Karma-Yoga: Action and Sacrifice, Buddhism-Kamma and Jaina – Karma

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Karma-Yoga

  • Karma is derived from the Sanskrit word ‘kri’ which means action.
  • Karma means conscious action; sacrifice; duty; self-surrender etc.
  • Nobody can remain exist without performing any kind of action.
  • The word yoga originated from the Sanskrit root yuj which means ‘to join.’
  • , path of work/action
  • Karma yoga is “a technique for intelligently performing actions.”
  • The ultimate objective of humankind according to Vedanta is to attain Moksha or liberation from the cycle of birth and death
  • Indian philosophy advocates that the paths for liberation must be suited to an individual՚s situation, temperament, and disposition.
  • Karma yoga is one of the paths that provide the route to the ultimate liberation.
  • According to Indian philosophy there are four types of paths to achieve moksha in life:
    • The Raja Yoga-The Path of Meditation & Contemplation (Sometimes known as the Path of Discipline)
    • Jnana yoga-The Path of Knowledge
    • Bhakti yoga-The Path of Devotion & Self-Surrender
    • Karma yoga-The Path of Action with the Right Attitudes and Intelligence

Karma-yoga, is a system of discipline aiming at the attainment of freedom through unselfishness and good works. In Vedic philosophy karma was viewed through life՚s rituals.

Two dimensions of karma yoga:

  • Doing one՚s duty;
  • No attachment with the actual outcome.

The karma-yogi need not believe in any religious doctrine whatever.

  • He need not believe even in God, may not ask what his soul is or think of any metaphysical speculation.
  • He has his own special aim of realizing selflessness; and he must work it out himself.
  • Every moment of his life must be realization, because he must solve by mere work, without the help of doctrine or theory, the very same problem to which the jnāni applies his reason and inspiration and the bhakta his love.
  • Karma yoga is a strategic tool that enables work to be done with the right skills, the correct level of competencies, with the right attitude towards others and the world and with commitment and dedication.
  • Karma yoga offers the opportunity to design one՚s life to be positive and purposeful.
  • The essence of karma yoga is that an individual is duty-orientated, indifferent to rewards and viewing others with equanimity.

The ways to elevate Karma are:

  • Less attachments.
  • Surrender to God completely.
  • Live according to Dharma.
  • Never lose trust in the Almighty.
  • Do your Karma without anticipating the result, as said by Lord Krishna in Bhagavad-Gita?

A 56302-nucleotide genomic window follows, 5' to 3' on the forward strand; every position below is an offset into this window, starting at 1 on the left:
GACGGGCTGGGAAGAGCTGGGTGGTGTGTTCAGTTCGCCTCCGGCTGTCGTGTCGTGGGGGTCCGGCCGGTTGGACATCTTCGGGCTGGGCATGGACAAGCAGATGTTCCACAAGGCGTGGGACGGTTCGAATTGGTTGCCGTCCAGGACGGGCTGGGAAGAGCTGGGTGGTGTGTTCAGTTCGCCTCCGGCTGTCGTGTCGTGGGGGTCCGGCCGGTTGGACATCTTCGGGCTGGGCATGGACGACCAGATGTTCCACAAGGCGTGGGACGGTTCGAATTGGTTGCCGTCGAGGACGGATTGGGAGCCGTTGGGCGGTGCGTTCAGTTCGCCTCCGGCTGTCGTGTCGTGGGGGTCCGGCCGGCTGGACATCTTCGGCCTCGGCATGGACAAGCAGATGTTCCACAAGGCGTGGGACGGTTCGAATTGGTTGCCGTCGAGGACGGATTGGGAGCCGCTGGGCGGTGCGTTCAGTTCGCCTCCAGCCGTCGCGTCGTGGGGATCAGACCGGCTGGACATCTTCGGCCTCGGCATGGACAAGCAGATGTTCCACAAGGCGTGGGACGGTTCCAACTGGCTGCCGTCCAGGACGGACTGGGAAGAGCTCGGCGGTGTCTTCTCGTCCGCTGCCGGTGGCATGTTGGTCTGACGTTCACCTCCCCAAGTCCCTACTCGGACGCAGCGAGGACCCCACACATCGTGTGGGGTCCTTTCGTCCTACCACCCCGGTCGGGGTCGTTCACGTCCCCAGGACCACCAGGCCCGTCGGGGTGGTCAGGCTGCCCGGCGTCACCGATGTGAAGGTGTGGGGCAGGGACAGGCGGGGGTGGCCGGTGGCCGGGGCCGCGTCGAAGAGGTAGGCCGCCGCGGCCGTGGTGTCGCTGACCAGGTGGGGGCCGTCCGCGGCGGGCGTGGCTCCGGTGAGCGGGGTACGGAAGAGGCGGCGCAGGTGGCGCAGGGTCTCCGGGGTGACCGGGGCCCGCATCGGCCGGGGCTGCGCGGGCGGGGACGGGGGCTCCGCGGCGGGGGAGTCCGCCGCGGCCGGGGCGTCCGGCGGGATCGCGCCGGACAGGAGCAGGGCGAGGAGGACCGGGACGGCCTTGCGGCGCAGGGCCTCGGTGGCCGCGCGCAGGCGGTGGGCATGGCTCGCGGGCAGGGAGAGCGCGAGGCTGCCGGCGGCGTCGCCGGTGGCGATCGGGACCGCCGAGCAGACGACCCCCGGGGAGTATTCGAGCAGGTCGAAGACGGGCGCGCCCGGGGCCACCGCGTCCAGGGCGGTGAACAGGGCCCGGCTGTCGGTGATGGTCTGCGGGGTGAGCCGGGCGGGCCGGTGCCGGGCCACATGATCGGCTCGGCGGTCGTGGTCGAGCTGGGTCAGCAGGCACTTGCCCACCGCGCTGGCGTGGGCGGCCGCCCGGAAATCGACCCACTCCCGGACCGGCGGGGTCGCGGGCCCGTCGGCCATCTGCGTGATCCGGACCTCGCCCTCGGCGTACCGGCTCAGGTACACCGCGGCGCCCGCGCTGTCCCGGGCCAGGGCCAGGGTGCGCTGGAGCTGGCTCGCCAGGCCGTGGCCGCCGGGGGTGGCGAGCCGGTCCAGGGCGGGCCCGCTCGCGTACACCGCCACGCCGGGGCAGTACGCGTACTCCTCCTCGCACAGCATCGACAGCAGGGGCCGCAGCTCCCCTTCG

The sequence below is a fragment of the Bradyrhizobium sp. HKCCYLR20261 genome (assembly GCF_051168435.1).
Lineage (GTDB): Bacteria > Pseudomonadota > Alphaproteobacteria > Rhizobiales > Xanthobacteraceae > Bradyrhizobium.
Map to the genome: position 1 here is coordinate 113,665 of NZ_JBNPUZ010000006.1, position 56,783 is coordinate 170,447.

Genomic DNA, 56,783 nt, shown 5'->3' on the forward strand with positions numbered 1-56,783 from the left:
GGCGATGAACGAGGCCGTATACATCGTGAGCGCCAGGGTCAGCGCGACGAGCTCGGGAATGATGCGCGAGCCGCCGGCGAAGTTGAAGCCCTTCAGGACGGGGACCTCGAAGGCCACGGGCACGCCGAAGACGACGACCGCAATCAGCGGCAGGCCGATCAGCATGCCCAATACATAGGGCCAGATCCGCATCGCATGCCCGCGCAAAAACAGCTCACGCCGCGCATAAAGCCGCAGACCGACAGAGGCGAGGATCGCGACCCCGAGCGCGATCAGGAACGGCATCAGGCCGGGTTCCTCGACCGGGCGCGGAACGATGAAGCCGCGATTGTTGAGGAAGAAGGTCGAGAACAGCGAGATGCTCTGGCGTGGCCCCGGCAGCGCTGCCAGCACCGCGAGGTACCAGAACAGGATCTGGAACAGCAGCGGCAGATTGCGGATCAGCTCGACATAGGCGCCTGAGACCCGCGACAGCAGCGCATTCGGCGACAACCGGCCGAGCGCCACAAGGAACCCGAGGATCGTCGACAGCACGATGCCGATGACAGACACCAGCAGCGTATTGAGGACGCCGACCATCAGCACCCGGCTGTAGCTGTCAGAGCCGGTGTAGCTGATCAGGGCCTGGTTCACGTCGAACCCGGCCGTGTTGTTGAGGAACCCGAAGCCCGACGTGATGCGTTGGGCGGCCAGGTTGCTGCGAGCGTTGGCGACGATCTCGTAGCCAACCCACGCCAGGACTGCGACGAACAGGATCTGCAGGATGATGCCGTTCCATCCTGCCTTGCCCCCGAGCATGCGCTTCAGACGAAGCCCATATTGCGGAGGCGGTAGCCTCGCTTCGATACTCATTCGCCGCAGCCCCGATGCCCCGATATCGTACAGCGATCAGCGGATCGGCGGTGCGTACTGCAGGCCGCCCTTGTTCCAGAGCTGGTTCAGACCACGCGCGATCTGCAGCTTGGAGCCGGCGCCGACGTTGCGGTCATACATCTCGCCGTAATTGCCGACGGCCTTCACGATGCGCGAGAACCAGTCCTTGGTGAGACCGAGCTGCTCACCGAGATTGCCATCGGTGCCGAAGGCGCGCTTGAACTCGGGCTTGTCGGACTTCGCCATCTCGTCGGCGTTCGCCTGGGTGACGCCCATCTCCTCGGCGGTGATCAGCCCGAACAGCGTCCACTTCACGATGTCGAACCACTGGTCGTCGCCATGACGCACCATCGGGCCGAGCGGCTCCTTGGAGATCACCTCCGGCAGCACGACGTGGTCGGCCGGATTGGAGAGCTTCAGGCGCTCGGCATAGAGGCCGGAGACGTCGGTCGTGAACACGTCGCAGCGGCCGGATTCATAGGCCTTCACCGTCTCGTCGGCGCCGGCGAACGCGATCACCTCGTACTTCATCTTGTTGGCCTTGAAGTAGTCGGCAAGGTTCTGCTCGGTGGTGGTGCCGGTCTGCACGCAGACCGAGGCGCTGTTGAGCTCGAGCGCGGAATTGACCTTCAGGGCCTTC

कर्मण्येवाधिकारस्ते मा फलेषु कदाचन । मा कर्मफलहेतुर्भुर्मा ते संगोऽस्त्वकर्मणि॥

  • Karmanye Vadhikaraste, Ma phaleshou kada chana, Ma Karma Phala Hetur Bhurmatey Sangostva Akarmani II
  • You have a right to perform your prescribed duty, but you are not entitled to the fruits of action. Never consider yourself to be the cause of the results of your activities, and never be attached to not doing your duty. - Bhagavad Gita, Chapter II, Verse 47.

Buddhism- Kamma

  • In Buddhism, the equivalent of karma yoga consists of practising the Right Living on the Eightfold Path with intelligence or discrimination, and by engaging in ethical living with right speech, right thoughts, right perceptions, right discernment, etc.
  • Karma (kamma) in Buddhism is also viewed as action and consequences of action. However, the doctrine of the concept has two meanings in Buddhism: Universal and Psychological
  • In Buddhist philosophy only psychological karma is profound, which means for all intentional actions of body, mind and speech by individuals will have psychological consequences.
  • According to Buddhism, “bodily kamma, verbal kamma and mental kamma” can be resolved by individual effort only, by practising the Eightfold Path.
  • In the Buddhist tradition, karma refers to actions driven by intention (cetanā) , a deed done deliberately through body, speech, or mind, which leads to future consequences.

Jaina – Karma

  • The Jain tattvas, or principles deals with the theory of karma, which provides the basis for the path of liberation.
  • Jain literature explains nine fundamental tattvas. Without the proper knowledge of these tattvas, a person cannot progress spiritually.
    • Jiva - Soul or living being (consciousness)
    • Ajiva - Non-living substances
    • Asrava - Influx of karma
    • Bandha - Bondage of karma
    • Punya – Virtue
    • Paap – Sin
    • Samvara - Stoppage or arrest of the influx of karma
    • Nirjara - Exhuastion of the accumulated karma
    • Moksha - Total liberation from karma
  • Swami Vivekananda in his book, Karma yoga states,
  • “He works best who works without any motive, neither for money, nor for fame, nor for anything else; and when a man can do that, he will be a Buddha, and out of him will come the power to work in such a manner as will transform the world. This man represents the very highest ideal of Karma-Yoga.”

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